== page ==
Government publications play down radiation risks
By Kataoka Ryohei (CNIC)
The Reconstruction Agency’s ‘Truth about Radiation’
The Reconstruction Agency compiled a 30-page, A5-sized booklet titled Hoshasen no Honto (Truth about Radiation), which it published and began distributing in March 2018. As of November 2018, 22,000 copies had been distributed to relevant government agencies and participants of functions such as PTA conventions (in Saga and Niigata) in and outside of Fukushima Prefecture. It is part of a “safety campaign” aimed at promoting recovery from the Fukushima nuclear accident.
It presents a one-sided view, saying for example, “No proof of health impacts has been found (from the Fukushima Daiichi nuclear accident),” “The occurrences of numerous cases of thyroid cancer from radiation are considered not worthy of consideration,” “The amount of radiation in the major cities of Fukushima is decreasing,” and “The people who have gone back to their hometowns are returning to their normal livelihoods.”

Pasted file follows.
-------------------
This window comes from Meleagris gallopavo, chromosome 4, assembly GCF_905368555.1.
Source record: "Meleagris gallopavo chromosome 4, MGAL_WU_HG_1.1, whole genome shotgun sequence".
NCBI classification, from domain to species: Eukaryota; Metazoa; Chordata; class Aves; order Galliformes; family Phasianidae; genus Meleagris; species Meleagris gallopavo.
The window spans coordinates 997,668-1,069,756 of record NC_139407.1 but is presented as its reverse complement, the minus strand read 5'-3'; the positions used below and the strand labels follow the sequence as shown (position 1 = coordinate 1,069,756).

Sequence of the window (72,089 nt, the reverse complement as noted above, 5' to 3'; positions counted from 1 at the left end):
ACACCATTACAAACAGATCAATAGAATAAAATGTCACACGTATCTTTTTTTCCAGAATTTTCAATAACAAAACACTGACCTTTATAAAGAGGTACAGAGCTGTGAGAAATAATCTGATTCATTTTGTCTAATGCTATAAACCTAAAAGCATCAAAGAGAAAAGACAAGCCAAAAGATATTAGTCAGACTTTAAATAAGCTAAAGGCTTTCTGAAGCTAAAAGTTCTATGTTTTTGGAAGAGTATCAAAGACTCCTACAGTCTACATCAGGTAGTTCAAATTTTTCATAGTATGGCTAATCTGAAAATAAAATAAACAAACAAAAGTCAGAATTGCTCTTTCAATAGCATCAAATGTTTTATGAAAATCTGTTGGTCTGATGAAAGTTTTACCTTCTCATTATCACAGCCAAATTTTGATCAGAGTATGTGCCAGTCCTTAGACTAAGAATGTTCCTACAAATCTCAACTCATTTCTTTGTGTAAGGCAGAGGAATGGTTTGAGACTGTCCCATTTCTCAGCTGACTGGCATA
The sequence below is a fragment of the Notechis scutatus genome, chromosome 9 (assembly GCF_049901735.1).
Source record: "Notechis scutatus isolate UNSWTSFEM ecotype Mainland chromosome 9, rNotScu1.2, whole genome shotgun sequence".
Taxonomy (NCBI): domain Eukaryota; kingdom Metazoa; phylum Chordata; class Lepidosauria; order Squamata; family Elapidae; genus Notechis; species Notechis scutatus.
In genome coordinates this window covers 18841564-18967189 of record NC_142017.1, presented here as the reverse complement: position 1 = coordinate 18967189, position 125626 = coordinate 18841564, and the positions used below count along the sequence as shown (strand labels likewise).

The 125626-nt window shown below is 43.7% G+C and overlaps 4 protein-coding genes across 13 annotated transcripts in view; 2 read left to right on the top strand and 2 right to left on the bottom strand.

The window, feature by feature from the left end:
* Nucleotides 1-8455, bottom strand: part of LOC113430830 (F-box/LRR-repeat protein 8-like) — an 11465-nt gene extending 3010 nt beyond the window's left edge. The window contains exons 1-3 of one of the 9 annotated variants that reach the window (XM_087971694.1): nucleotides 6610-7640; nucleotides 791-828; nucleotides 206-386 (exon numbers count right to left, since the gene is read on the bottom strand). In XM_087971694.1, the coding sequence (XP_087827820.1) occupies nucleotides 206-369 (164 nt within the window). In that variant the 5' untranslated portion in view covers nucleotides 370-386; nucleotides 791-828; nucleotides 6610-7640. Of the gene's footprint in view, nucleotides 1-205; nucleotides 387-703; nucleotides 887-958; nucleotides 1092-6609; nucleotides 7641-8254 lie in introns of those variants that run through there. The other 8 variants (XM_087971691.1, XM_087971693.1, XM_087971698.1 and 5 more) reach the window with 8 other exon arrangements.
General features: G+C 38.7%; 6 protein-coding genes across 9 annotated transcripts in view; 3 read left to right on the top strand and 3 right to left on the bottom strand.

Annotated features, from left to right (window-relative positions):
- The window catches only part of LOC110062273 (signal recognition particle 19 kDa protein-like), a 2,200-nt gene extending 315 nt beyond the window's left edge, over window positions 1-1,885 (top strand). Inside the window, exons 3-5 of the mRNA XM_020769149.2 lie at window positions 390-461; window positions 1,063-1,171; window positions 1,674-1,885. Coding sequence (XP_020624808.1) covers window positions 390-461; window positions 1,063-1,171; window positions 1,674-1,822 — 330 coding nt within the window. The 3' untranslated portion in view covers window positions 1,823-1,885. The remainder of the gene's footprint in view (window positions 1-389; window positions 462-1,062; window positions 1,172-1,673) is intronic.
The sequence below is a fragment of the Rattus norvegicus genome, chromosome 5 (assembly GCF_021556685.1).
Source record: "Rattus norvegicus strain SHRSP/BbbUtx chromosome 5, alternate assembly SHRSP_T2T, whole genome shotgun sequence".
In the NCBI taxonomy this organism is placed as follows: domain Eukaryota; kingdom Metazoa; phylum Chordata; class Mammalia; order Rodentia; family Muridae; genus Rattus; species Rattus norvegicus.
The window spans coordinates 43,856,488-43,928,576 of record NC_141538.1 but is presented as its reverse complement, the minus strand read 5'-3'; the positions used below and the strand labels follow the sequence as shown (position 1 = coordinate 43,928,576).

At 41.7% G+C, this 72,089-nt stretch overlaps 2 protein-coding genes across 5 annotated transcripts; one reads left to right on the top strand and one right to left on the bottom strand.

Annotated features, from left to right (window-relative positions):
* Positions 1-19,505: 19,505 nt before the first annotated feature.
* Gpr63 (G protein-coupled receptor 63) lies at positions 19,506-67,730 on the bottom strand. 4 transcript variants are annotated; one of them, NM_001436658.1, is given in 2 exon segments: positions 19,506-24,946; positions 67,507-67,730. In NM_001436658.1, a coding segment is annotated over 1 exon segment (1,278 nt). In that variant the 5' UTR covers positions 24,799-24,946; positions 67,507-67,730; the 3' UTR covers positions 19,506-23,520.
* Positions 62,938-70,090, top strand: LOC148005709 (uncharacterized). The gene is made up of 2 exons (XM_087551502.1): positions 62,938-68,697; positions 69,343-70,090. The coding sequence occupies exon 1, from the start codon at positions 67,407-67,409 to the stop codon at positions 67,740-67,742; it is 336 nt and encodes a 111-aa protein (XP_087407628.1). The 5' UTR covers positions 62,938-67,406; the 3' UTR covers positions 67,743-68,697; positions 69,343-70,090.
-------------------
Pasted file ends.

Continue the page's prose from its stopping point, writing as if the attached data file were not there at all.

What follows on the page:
It contains three particularly big mistakes that were pointed out in citizen group negotiations with the government held in December 2018. One is the statement that the effects of radiation are “not inherited genetically.” The Ministry of the Environment’s “Integrated basic information on health effects caused by radiation” (published in 2015) states that “The International Commission on Radiological Protection (ICRP) estimates the risk of hereditary influence at 0.2% per Gray.” It is a mistake to conclude that the effects are not passed along genetically.
The second mistake is found in the “Standards for radioactive materials in foods” table (shown below) regarding cesium 134 and 137. The figures on Japan’s standards for food in “normal” times are identical to the figures of the EU, US and Codex Alimentarius Commission for times of emergency. The booklet compares figures from circumstances so different as to be incomparable and states “standards are set at the world’s strictest level.” The truth is that the standards for drinking water at normal times are 8.7 Bq/kg in the EU, 4.2 Bq/kg in the US and not specified under the Codex Alimentarius. The Ministry of Health, Labor and Welfare (MHLW), the Consumer Affairs Agency and the Reconstruction Agency have all recognized this error, but it remains uncorrected at present.